Not that the opening kilometres afford us much chance to chat, as the road from Newbridge on Wye across to Beulah is a series of steep, rolling hills. Nick, being lighter than me, pulls ahead on the climbs, only for me to come barrelling past him on the descents, propelled by my weight advantage. 

Nick’s presence reminds me I had forgotten how, with the right riding partner, the shared experience of cycling is often far more enjoyable than riding alone.

Granted, there are times when I might not notice all of the details of the world I’m riding through, but that’s countered by sharing what I do see with someone else, and for them to share the same experience as seen through their own eyes. In such a state the kilometres slip past far more easily, even when the gradient slows us, which happens a lot.

Devilishly steep

The road out of Abergwesyn is flanked by gnarled trees whose exposed roots twist around rocks that jut from the earth’s surface, offering an insight into what lies ahead. The 18% gradients here are little more than a loosener for what lurks at the far end of the valley.

It’s there that the Devil himself awaits, or at least his hellacious staircase that, in rising towards the heavens, sucks you deeper into your own personal hell. It’s this one stretch of road above all others that I have been fearing since the start of my journey.

The approach to the foot of the climb is at odds with the torture that awaits our legs. The road across the lower flank of the valley is very much the beauty to the climb’s beast.

This is virgin territory for Nick and I leave it as late as possible to warn him of what’s to come, instead content to listen to the babbling waters of the river Irfon alongside us as my eyes feast on the most picturesque of valleys, resplendent in green and the occasional patches of autumnal gold.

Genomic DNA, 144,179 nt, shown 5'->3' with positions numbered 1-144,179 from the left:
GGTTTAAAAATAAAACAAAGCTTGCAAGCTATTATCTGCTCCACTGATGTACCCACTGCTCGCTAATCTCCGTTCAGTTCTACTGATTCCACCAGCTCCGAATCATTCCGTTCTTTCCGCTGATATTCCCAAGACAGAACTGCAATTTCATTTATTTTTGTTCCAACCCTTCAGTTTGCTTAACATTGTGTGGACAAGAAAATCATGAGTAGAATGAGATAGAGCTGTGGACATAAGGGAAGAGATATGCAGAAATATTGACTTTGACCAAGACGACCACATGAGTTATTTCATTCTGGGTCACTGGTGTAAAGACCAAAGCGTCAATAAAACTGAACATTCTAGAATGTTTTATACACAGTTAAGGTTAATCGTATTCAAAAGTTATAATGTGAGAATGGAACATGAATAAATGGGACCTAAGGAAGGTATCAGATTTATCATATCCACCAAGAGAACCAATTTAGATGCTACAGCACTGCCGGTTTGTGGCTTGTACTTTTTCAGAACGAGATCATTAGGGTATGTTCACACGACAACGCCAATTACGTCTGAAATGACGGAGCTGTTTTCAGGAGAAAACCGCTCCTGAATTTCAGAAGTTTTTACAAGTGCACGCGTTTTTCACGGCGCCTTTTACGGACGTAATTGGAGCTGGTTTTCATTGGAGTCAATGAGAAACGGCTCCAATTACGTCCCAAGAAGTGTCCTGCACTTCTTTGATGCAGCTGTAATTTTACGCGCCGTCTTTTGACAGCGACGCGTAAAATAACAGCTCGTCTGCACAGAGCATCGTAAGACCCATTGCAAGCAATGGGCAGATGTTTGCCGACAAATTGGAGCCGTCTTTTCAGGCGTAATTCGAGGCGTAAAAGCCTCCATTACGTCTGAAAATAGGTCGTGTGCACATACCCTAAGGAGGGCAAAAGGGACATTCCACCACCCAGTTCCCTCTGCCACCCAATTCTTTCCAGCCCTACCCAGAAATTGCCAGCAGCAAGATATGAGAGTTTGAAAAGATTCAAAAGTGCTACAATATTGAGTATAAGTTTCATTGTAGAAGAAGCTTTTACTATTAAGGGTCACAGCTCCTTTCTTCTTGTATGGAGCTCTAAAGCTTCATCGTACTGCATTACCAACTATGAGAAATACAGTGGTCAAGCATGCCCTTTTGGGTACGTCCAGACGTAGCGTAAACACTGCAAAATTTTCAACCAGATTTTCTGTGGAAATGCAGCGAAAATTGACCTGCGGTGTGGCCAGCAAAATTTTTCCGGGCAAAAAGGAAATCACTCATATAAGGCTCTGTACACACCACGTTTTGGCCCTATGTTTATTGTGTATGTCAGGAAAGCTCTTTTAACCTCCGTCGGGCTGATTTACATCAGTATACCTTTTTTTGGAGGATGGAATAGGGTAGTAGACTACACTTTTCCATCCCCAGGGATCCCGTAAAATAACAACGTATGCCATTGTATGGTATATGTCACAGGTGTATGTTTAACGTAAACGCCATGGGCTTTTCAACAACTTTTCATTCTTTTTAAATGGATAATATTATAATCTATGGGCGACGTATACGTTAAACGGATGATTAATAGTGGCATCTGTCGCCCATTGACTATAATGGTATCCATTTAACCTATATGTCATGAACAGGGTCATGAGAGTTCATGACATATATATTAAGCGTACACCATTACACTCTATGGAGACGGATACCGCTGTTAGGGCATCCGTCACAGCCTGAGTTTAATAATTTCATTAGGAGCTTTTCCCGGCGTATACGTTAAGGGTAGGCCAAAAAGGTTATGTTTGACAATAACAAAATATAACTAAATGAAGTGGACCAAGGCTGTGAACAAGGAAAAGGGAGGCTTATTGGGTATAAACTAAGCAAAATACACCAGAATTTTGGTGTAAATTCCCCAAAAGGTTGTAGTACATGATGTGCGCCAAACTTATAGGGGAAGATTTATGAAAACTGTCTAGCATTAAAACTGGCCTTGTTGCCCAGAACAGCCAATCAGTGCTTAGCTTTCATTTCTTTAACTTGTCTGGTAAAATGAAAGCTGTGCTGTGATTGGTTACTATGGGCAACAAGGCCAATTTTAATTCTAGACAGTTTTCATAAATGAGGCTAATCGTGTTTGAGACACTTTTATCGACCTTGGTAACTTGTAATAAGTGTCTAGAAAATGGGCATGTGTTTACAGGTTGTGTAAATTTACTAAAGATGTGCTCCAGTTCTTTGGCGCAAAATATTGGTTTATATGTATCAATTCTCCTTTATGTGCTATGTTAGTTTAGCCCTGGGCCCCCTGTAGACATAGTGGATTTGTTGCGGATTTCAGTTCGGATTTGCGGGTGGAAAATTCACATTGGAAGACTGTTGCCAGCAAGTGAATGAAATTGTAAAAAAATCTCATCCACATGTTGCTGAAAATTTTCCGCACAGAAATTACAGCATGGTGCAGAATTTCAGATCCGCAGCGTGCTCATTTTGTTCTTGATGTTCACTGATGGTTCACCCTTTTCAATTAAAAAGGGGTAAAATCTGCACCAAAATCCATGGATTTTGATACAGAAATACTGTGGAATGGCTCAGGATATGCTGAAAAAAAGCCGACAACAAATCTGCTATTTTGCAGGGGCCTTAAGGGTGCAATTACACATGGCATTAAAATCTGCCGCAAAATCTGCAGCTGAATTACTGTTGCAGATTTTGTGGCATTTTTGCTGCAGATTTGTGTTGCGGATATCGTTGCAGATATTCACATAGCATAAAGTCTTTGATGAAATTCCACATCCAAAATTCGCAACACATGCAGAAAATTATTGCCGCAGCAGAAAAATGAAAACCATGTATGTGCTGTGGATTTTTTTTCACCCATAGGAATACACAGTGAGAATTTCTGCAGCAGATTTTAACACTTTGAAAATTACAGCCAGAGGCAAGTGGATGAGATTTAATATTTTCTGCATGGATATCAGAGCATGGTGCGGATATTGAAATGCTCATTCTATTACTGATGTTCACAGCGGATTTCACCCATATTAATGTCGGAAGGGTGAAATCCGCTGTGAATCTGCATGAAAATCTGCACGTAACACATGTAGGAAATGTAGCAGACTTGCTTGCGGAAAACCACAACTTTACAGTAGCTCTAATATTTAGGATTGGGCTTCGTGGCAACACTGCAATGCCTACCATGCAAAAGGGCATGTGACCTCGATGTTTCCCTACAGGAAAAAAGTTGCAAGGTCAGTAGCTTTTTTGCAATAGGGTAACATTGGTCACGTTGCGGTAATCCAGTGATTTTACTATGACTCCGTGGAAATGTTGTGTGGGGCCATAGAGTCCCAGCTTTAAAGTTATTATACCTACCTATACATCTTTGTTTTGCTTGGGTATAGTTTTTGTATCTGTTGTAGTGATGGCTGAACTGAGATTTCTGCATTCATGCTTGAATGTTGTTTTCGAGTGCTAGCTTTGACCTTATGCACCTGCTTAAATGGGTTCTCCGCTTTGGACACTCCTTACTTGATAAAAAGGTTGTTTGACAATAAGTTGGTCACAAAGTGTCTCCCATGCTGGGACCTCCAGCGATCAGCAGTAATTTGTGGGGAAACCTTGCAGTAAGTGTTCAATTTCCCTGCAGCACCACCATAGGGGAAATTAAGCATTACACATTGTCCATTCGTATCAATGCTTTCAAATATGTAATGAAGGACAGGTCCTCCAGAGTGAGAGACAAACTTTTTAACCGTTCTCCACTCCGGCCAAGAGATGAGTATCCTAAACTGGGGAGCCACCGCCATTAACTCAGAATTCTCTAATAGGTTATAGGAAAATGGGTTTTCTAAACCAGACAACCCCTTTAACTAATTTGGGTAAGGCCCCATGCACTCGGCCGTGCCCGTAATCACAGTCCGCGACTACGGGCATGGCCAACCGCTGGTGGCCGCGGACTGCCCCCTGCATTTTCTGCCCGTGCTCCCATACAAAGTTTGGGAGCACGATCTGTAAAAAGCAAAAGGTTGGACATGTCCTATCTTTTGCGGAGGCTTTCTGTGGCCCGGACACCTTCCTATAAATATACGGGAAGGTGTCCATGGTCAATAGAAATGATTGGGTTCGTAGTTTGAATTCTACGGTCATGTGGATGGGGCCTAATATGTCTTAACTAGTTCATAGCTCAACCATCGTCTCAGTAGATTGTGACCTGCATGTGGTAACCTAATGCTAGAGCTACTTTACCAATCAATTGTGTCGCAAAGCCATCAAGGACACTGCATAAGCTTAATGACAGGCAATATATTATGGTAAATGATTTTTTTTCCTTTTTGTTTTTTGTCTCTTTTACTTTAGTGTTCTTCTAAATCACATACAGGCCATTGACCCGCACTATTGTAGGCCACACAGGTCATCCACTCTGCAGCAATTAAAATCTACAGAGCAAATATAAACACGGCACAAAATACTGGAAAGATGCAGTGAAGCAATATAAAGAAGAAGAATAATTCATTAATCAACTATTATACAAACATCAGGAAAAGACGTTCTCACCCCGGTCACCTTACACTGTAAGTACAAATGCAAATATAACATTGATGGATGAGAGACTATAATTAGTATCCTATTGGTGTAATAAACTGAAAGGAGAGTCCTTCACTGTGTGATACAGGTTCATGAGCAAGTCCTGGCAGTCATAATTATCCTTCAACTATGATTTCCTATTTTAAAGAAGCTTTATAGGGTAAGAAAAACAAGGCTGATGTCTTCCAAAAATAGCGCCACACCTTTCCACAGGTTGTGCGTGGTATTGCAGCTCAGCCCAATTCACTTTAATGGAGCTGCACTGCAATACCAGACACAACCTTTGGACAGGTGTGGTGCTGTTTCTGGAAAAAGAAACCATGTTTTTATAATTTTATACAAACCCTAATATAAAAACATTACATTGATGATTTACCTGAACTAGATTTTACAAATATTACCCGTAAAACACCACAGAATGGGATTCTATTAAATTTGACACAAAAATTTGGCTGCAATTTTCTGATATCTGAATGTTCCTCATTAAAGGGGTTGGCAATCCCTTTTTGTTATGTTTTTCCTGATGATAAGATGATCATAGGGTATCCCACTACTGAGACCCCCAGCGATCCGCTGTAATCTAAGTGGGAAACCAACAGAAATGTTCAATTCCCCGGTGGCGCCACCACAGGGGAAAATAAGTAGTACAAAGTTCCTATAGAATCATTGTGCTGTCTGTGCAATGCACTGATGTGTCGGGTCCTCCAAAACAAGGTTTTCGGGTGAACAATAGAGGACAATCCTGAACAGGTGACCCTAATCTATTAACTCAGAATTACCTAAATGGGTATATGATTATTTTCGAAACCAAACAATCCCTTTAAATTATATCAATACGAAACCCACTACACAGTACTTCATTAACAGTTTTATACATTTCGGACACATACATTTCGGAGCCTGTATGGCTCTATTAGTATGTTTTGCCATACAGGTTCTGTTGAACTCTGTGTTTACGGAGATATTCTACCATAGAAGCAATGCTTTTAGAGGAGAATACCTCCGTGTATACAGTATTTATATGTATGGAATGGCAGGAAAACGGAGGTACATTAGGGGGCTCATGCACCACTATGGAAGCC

The first indication that it’s about to get a lot harder is a small but steep rise that sees us both out of the saddle. It’s now, once we’re back on the flat, that I ease my pace and let Nick know it would be sensible to drop into the lowest gear.

In an instant we are riding 20% inclines. I find myself silently cursing Nick’s presence next to me. Not only is he struggling less than me, but because he’s matching my pace I’m unable to zigzag across the road at the steepest parts, so have little choice but to head straight up the thin ribbon of tarmac that nudges 30% in places.

I try to tell myself that at least the suffering will be over sooner this way, not that it helps much as I search for an extra gear that deep down I already know isn’t there. Locked in our own personal battles we gradually wrestle our bikes upward, until finally the road relents a little, the final few hundred metres at an altogether more manageable 12%.

No sooner have we crested the summit than we’re catapulted back down into the valley towards the Llyn Brianne reservoir. It’s here that the road twists, turns and coils itself around the contours of the land, as if it’s an old bootlace flung into the valley by one of the many giants that dominate Welsh mythology.